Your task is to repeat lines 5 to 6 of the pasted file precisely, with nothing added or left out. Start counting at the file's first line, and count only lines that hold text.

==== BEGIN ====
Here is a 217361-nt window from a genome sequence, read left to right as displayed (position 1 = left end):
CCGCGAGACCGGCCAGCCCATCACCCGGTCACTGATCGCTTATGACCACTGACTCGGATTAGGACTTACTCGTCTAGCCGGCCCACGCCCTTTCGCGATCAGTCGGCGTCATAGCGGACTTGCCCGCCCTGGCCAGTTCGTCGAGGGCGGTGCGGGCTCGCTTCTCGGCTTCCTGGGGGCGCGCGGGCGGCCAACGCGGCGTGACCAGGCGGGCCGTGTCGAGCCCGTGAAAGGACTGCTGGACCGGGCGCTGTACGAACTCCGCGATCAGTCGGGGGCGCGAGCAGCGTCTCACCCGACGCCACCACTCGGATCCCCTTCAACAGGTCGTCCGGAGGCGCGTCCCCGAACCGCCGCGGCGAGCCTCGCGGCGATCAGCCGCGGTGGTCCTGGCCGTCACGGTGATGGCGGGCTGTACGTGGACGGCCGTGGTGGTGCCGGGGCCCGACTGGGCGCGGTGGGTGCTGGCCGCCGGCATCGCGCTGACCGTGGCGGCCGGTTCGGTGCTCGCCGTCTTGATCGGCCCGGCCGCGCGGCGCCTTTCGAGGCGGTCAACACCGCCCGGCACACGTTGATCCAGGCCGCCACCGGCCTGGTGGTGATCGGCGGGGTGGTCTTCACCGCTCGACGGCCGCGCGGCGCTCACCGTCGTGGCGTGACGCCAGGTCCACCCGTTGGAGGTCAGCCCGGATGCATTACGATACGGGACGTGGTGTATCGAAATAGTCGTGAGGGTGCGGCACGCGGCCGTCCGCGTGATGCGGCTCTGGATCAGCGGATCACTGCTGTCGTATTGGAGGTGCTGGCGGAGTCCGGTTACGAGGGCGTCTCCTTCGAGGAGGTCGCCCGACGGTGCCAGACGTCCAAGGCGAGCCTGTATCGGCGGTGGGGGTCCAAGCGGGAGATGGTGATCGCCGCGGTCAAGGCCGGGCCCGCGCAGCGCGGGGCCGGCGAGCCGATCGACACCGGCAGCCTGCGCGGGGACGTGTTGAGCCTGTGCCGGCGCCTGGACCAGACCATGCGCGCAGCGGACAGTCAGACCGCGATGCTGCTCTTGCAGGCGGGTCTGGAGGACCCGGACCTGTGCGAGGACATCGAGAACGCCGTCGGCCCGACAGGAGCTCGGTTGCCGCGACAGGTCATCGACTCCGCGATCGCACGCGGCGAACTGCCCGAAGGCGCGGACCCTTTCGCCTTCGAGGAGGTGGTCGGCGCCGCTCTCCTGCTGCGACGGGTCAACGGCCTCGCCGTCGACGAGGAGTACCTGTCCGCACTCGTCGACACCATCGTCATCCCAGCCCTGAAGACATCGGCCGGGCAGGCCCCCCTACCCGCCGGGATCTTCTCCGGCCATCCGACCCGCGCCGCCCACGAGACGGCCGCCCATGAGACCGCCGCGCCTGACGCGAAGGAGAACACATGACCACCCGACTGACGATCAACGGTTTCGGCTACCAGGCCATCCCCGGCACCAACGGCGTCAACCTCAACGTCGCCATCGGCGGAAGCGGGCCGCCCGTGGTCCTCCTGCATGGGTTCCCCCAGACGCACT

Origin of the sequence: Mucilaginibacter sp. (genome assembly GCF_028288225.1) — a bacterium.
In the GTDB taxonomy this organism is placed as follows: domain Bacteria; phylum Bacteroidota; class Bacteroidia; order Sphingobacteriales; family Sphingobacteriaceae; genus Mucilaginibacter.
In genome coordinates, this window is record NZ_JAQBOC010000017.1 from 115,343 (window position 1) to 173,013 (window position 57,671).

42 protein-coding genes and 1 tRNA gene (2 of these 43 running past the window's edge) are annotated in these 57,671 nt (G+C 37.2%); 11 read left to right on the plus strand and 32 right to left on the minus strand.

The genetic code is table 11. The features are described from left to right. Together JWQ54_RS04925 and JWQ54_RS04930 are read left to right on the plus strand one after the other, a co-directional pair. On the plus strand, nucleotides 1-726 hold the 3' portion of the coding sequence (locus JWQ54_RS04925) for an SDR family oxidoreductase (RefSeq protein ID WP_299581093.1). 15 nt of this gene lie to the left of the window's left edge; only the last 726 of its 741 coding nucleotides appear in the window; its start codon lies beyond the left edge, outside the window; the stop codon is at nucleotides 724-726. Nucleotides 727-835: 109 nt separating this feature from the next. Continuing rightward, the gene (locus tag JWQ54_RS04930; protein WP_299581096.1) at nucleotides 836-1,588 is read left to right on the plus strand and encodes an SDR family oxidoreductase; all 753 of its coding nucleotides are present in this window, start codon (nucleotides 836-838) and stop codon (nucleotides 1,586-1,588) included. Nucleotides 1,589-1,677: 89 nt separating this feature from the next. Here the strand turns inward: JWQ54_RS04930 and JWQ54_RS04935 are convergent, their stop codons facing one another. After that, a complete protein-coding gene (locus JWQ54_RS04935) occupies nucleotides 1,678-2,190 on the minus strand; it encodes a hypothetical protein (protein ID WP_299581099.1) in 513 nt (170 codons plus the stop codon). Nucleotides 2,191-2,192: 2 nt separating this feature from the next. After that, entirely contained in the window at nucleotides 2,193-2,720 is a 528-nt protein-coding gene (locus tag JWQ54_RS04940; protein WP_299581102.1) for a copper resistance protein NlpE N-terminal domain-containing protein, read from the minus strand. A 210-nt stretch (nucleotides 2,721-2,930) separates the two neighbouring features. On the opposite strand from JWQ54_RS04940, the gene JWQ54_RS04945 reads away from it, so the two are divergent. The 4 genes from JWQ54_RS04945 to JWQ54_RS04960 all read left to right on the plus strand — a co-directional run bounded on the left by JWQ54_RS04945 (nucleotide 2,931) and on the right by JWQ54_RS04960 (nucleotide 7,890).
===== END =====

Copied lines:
In genome coordinates, this window is record NZ_JAQBOC010000017.1 from 115,343 (window position 1) to 173,013 (window position 57,671).

42 protein-coding genes and 1 tRNA gene (2 of these 43 running past the window's edge) are annotated in these 57,671 nt (G+C 37.2%); 11 read left to right on the plus strand and 32 right to left on the minus strand.